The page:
It’s now well established within neuroscience that an attitude of peace lights up your brain with the intelligence to excel at life. The more peaceful your attitude becomes, the more neural networks expand and integrate to generate a change on the inside that ultimately manifests on the outside as the Good Life. You don’t have to be a saint to receive the full benefit a peaceful attitude bestows. “What we demonstrate today, tomorrow, and the next day,” stated Ernest Holmes, “is not as important as the tendency which our thought is taking . . . the dominant attitude of our mind. If everyday things are a little better, a little more harmonious, a little more health giving and joyous; if each day we are expressing more life, we are going in the right direction.”
Peace does not mean we will never find ourselves in a place without agitation, problems, or stress. It means being in the midst of these things, and choosing to be calm and clear minded. Peace takes practice. “Peace is a daily, a weekly, a monthly process,” John F. Kennedy once stated, “gradually changing opinions, slowly eroding old barriers, quietly building new structures.” Kennedy didn’t know it at the time but the new structures peace quietly builds are in the brain.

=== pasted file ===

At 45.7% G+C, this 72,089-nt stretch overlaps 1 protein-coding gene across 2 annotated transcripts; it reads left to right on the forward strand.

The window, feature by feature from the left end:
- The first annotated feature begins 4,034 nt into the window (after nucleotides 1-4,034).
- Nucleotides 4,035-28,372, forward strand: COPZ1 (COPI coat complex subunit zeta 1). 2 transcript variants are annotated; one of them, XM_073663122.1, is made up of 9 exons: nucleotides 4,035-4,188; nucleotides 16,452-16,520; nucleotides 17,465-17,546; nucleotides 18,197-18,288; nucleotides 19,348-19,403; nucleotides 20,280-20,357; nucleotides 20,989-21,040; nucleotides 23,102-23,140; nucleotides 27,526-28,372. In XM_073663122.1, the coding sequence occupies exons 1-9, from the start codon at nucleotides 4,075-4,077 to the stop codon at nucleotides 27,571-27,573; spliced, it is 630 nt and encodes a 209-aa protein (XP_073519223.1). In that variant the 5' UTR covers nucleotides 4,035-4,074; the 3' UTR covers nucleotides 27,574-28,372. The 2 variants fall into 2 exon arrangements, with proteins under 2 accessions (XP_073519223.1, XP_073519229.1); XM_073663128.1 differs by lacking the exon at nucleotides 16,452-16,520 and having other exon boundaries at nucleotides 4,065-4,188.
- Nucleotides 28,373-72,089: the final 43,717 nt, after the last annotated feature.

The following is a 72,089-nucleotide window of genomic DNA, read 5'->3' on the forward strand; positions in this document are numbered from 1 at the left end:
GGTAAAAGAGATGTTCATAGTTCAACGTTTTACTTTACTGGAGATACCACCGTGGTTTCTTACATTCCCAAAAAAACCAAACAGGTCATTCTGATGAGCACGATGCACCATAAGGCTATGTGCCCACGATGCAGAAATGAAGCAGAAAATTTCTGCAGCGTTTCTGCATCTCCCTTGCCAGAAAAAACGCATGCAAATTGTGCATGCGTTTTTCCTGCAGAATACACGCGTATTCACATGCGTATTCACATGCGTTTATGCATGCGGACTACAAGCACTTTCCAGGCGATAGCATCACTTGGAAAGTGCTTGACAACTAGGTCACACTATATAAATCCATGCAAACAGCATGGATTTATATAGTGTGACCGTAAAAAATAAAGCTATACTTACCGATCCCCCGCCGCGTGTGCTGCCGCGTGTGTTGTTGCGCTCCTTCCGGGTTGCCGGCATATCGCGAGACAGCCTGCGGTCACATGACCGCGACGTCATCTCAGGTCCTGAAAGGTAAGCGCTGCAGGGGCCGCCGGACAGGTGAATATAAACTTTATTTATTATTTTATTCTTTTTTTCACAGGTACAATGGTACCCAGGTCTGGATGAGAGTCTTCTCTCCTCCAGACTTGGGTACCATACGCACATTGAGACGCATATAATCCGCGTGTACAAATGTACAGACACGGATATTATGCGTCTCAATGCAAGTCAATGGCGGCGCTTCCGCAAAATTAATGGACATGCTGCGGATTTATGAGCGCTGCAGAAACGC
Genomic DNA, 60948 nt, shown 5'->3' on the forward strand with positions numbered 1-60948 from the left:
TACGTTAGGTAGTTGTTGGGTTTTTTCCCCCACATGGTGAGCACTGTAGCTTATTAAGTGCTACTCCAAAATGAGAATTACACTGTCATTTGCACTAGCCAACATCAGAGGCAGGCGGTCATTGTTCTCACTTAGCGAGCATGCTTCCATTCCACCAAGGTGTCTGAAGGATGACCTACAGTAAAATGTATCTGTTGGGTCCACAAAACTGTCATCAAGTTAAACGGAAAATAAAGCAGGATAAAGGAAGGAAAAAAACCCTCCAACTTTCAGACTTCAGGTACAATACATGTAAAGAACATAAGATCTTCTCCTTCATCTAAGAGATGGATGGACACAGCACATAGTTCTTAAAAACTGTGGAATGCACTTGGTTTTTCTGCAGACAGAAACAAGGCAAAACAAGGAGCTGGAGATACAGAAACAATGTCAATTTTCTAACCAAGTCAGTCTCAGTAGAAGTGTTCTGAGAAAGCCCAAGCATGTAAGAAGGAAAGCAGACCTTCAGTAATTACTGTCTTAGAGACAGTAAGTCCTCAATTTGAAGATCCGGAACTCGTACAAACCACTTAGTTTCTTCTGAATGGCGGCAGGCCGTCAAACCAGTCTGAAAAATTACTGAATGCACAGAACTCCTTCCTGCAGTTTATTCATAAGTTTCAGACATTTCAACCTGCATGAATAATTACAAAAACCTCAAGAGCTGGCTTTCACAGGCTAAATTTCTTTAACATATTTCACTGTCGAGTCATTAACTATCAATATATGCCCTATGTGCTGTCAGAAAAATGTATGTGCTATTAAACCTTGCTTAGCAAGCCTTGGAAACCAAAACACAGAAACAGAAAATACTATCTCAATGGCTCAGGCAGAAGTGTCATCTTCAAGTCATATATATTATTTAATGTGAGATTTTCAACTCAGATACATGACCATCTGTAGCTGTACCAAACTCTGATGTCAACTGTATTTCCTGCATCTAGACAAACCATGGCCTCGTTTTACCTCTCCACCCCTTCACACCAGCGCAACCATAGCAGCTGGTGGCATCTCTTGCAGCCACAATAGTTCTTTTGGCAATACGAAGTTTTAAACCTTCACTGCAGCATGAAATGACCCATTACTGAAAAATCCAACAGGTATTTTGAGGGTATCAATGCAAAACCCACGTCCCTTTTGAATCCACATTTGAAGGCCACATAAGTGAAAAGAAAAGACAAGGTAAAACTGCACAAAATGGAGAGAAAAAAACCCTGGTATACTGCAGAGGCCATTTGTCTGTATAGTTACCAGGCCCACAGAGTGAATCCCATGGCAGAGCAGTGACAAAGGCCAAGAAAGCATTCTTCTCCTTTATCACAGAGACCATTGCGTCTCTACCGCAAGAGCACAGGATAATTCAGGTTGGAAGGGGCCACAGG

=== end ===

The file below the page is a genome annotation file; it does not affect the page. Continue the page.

Acquiring the power that peace delivers is a process. There will be the inevitable setbacks when fearful thinking activates negative emotions. The old imagined threats will raise their heads again, sending mind and body into an uproar and triggering the old, unfortunate behaviors. Take heart. If we make mistakes, we can forgive ourselves and choose once again the experience we want. Ralph Waldo Emerson counseled:
Finish each day and be done with it.
You have done what you could. Some blunders and absurdities no doubt crept in; forget them as soon as you can.
Tomorrow is a new day; begin it well and serenely, with too high a spirit to be encumbered with your old nonsense.
This day is all that is good and fair. It is too dear with its hopes and invitations to waste a moment on yesterdays.